Especially in relation to stream ciphers, I frequently read about (sometimes theoretical, sometimes practical) attacks that are able to "distinguish a ciphertext from a truly random stream".

What's logical to me is that - just because a ciphertext looks random, it isn't necessarily random. Looking around, the general consensus is that "ciphertext needs to be indistinguishable from a stream of truly random bits".

This got me thinking: what exactly is "true randomness"? According to (cryptographically related) definitions I found, "true randomness is unpredictable". So far, so good... but that's also marks the exact point where I've lost it.

"Unpredictable" would practically mean that we have nothing to compare the ciphertext with, because we can not predict what output "true randomness" might produce. Also, there is a (minimal) chance that "true randomness" might output the exact same series of bits as a ciphertext. Meaning: a ciphertext might read 63F1t49X43 and there's a (minimal) chance "true randomness" might produce exactly the same output 63F1t49X43. No one can tell, because "true randomness is unpredictable".

Not being able to predict any true randomness, how can we compare, distinguish, or even claim that a ciphertext is not truly random? Obviously not by comparing it with "true randomness" as that would be impossible due to "true randomness being unpredictable".

Now, I'm pretty sure cryptography is not philosophy and — as a result — I'm absolutely sure I'm missing something obvious in relation to the cryptographic meaning of "true randomness". I'm guessing the details are to be found in the cryptographic definition of "true randomness", which leads to my question:

How exactly is "true randomness" defined in the realms of cryptography?

Practically, I guess you could say that I'm not really sure I correctly understand how someone can provide (cryptographically sound) proof to the claim that a series of bits is truly random when "true randomness" is considered to be unpredictable. So, if you think it's not the definition that might be confusing me here, please feel invited to set my head straight by pointing me to whatever I might be interpreting incorrectly.


To avoid misunderstandings: when talking about "true randomness", I'm thinking along the lines of "True Random Number Generators" and not "Pseudo Random Number Generators". That's why I'm asking about "true randomness" and not pseudo-randomness.


Randomness is not a property of strings of bits (or characters of any sort). Rather it is a property of the process that generates those strings. However, it is convenient to conflate the string with the thing that produced the string, and thus to speak about strings being “random” or “not random”.

The string 00000, for example, is random if it was the outcome of “random process”, such as a coin being tossed five times and landing on tails five times in a row. Similarly, the string 1,2,3,4,5,6 is random if it was the outcome from rolling a die six times. Note, the random process does not need to be “fair” to be random, though processes that deviate substantially from the uniform distribution are not as useful for cryptographic purposes.

What is a “random process”? As I think about it, a random process is either an indeterministic process (if any actually exist), or a deterministic process for which the entropy of what we don't know (that is germane to the outcome) is greater than the entropy of the generated string. There is a lot we don't know (and can never know, given the Uncertainty Principle) about the state of the flipped coin – e.g. the exact position and momentum of every particle in the coin, the air around it, and the hand that flips it (all of which are germane, in that we presumably would need to know them to accurately predict the outcome of the flip).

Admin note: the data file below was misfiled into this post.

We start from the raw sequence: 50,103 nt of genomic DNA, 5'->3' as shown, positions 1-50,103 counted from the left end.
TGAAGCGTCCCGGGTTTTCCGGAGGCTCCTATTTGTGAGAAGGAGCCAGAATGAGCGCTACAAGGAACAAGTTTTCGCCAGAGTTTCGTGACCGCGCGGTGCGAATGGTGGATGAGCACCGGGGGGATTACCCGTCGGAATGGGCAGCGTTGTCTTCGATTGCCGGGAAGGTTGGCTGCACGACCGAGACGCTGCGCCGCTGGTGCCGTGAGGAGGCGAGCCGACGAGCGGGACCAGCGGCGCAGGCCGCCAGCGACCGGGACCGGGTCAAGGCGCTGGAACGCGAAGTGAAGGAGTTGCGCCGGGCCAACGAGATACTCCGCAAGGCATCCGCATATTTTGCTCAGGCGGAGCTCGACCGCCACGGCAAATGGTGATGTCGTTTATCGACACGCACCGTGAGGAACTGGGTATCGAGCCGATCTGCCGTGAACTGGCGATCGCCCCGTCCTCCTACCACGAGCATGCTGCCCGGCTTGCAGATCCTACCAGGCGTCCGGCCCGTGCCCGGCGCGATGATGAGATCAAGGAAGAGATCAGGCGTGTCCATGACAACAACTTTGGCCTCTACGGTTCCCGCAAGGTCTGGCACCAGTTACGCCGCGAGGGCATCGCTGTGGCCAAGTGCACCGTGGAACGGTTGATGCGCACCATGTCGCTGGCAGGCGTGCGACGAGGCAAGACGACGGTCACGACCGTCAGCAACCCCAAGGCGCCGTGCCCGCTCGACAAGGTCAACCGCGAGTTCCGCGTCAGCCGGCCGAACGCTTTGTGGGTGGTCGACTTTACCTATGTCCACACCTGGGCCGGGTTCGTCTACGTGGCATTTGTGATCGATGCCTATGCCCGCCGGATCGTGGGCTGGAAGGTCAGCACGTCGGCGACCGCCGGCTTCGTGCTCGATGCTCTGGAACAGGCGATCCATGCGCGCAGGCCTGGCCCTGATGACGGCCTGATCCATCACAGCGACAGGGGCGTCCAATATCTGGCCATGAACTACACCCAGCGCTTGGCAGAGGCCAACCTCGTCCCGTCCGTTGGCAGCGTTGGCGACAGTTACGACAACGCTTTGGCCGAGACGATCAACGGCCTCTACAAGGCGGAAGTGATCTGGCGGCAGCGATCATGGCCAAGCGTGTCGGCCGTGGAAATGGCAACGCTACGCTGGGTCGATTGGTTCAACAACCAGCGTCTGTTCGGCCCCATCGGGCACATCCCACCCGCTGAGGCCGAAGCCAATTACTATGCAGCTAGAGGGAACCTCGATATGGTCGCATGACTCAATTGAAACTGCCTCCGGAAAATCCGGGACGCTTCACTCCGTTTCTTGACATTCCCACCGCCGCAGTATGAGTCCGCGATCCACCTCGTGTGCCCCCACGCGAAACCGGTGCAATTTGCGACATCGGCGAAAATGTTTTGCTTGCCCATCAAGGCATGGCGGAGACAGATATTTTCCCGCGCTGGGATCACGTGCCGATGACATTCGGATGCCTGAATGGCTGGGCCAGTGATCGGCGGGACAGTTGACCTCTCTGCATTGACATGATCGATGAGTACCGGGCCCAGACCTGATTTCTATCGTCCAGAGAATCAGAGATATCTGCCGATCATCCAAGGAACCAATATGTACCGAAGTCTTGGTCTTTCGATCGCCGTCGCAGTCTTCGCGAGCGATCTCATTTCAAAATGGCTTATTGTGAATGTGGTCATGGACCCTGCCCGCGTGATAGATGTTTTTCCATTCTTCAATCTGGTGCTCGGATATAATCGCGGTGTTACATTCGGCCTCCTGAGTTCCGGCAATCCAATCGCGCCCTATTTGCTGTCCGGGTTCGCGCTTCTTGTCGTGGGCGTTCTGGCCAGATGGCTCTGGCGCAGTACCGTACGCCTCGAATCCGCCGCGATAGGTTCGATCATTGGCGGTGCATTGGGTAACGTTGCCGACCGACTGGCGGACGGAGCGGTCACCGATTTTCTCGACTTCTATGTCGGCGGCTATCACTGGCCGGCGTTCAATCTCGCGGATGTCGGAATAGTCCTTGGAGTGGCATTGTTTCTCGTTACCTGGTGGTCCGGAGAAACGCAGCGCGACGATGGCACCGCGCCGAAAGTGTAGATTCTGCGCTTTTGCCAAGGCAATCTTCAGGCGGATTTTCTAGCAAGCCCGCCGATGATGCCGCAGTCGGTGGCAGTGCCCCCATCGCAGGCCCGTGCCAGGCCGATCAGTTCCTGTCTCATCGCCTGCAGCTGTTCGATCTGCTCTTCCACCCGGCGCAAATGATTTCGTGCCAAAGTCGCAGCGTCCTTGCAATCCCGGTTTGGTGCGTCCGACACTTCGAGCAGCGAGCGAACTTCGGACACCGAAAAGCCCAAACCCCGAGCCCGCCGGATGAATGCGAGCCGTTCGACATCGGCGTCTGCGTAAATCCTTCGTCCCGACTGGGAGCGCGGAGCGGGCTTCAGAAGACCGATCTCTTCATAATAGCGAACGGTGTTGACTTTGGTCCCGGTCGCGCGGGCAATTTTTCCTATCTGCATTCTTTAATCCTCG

If the string 00000 was the outcome of a number-generating algorithm, where the entropy of what was unknown and germane about the algorithm was less than 5 bits (e.g. we knew the algorithm and all but four bits of information about the seed), then the string would be “not-random”. At best it could be “pseudorandom”, meaning computationally difficult to distinguish from random.

  • $\begingroup$ Comments are not for extended discussion; this conversation has been moved to chat. $\endgroup$ – e-sushi Jun 30 '17 at 18:03

Randomness is the information loss of any causal relationship between events.

The universe needn't be a clockwork universe for the assumption of pervasive causality - if events are "sticky" and accrue localised causality in the same way that a molecular cloud accretes into stars and planets. The underlying cause of the speed of light might also be the prime inducer of localised causality, but I digress.

Sources we attribute as random a priori are simply streams of related events with all the information regarding their causal relationships deleted.

This is a subtle point and deserves expanding: When we see patterns in a long* stream of data we are seeing causal information that has been preserved. The most persistent source of causality is temporal causality. As the order we receive events is due to the propagation speed (max of c) from and between events - hence localised non-temporal causality is often strongly preserved in temporal propagation as the shortest path to the observer involves little if any extraneous interference.

The way that we can deliberately (or nature can incidentally) remove temporal causality is force an observer to collapse multiple frames of reference into a single frame of reference; losing information in the process. For example, with Brownian Motion, if the history of every particle is tracked then causality is preserved and all future behaviour can be predicted. If the observer can only observe one particle, causality is not preserved and influence on that particle by other particles is essentially random.

PRNG avalanches work in much the same way; so the difference between a TRNG and PRNG is simply that PRNGs have a tiny amount of unknown information (e.g. 1024 bits) while TRNG natural phenomena have enormous amounts of unknown information (e.g. a state size of 10^24 bits for a cup of hot coffee).